The Albers equal-area conic projection, or Albers projection, is a ...more on Wikipedia about "Albers projection"
The azimuthal equidistant projection is a particular map projection. ...more on Wikipedia about "Azimuthal equidistant projection"
The Behrmann Projection is a cylindrical map projection. ...more on Wikipedia about "Behrmann projection"
A Bonne projection is a pseudoconical equal-area map projection, sometimes called a dépôt de la guerre or a Sylvanus projection. ...more on Wikipedia about "Bonne projection"
A Bottomley projection is an equal-area map projection. ...more on Wikipedia about "Bottomley projection"
In mathematics, a conformal map is a function which preserves angles. ...more on Wikipedia about "Conformal map"
The Craig retroazimuthal map projection was created by James Ireland Craig in 1909. It is a cylindrical projection preserving the direction from any place to another, predetermined place while avoiding some of the bizarre distortion of the Hammer retroazimuthal projection. It is sometimes known as the Mecca projection because Craig, who'd worked in Egypt as a cartographer, created it to help Muslims find their qibla. ...more on Wikipedia about "Craig retroazimuthal projection" Made by shortopedia.
The Dymaxion map of the Earth is a projection of a global map onto the surface of a three-dimensional regular solid, which can then be unfolded to a net in many different ways and flattened to form a two-dimensional map which retains most of the relative proportional integrity of the globe map. It was created by Buckminster Fuller, and patented by him in 1946, the patent application showing a projection onto a cuboctahedron. The 1954 version published by Fuller under the title "The AirOcean World Map" used a slightly modified but mostly regular icosahedron as the base for the projection, and this is the version most commonly referred to today. ...more on Wikipedia about "Dymaxion map"
In cartography, the equirectangular projection is a modification of the plate carrée projection, with the longitude lines (meridians) spaced closer together, forming rectangles with the latitude lines (parallels) instead of squares. In this projection, there are two standard parallels, resulting in less distortion at mid latitudes, but causing distortion at the Equator. ...more on Wikipedia about "Equirectangular projection"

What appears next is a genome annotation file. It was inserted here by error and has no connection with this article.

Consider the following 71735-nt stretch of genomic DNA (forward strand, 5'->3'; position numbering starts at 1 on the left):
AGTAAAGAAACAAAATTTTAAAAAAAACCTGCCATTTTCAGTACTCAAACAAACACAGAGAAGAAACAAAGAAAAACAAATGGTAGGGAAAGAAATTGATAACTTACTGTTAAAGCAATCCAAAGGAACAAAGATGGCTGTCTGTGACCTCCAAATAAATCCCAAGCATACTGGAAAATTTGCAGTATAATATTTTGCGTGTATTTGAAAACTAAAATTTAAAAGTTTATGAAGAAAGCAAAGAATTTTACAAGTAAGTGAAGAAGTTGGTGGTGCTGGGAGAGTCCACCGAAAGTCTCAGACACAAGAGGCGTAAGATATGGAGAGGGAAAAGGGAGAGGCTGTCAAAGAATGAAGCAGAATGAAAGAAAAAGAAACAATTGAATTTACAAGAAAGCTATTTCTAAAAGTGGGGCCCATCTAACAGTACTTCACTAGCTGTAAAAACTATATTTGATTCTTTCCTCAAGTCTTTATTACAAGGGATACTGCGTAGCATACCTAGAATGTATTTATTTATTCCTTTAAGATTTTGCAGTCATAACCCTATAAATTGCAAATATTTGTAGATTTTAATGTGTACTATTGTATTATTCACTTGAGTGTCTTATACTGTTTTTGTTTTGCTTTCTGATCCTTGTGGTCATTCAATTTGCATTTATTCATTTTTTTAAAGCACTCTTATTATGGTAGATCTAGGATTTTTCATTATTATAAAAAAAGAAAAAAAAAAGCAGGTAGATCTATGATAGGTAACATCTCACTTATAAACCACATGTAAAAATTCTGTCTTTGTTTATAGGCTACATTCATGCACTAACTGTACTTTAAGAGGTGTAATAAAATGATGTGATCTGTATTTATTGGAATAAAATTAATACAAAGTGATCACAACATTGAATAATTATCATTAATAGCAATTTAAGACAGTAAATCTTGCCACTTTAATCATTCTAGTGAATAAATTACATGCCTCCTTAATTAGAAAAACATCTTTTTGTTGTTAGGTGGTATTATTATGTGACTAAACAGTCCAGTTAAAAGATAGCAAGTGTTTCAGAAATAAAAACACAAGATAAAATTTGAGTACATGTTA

The Peters World Map or Gall-Peters projection is an orthographic equal-area map projection of the earth. It was published in 1885 by James Gall in the Scottish Geographical Magazine and had been presented by Gall in 1855 at the Glasgow meeting of the British Association for the Advancement of Science (the BA). Other projections which are essentially the same (except for the ratio of the vertical to the horizontal axis) are the Lambert Cylindrical Equal Area, Behrmann Cylindrical Equal Area, Tristran Edwards, and Balthasart. They all use the property that the surface area of a sphere and the curved surface area of the cylinder containing it are the same. ...more on Wikipedia about "Gall-Peters projection"
The gnomonic map projection displays great circles as straight lines. ...more on Wikipedia about "Gnomonic projection"
The Goode homolosine projection is an interrupted, pseudocylindrical, equal-area, composite map projection. It is used for world maps. It is useful for raster data representation due to its equal-area property. It is also refered to as Interrupted Goode homolosine projection. ...more on Wikipedia about "Goode homolosine projection"
The Hobo-Dyer map projection is an equal area map projection. It is a cylindrical projection, similar to the Gall-Peters projection. The cylinder is usually assumed to wrap around the globe and cut through the surface at 37.5° north and south. Shapes between 45° north and south are relatively well preserved in the Hobo-Dyer projection, but landmasses towards the poles are progressively flattened. The Hobo-Dyer is often used with the south pole at the top of the map . ...more on Wikipedia about "Hobo-Dyer projection"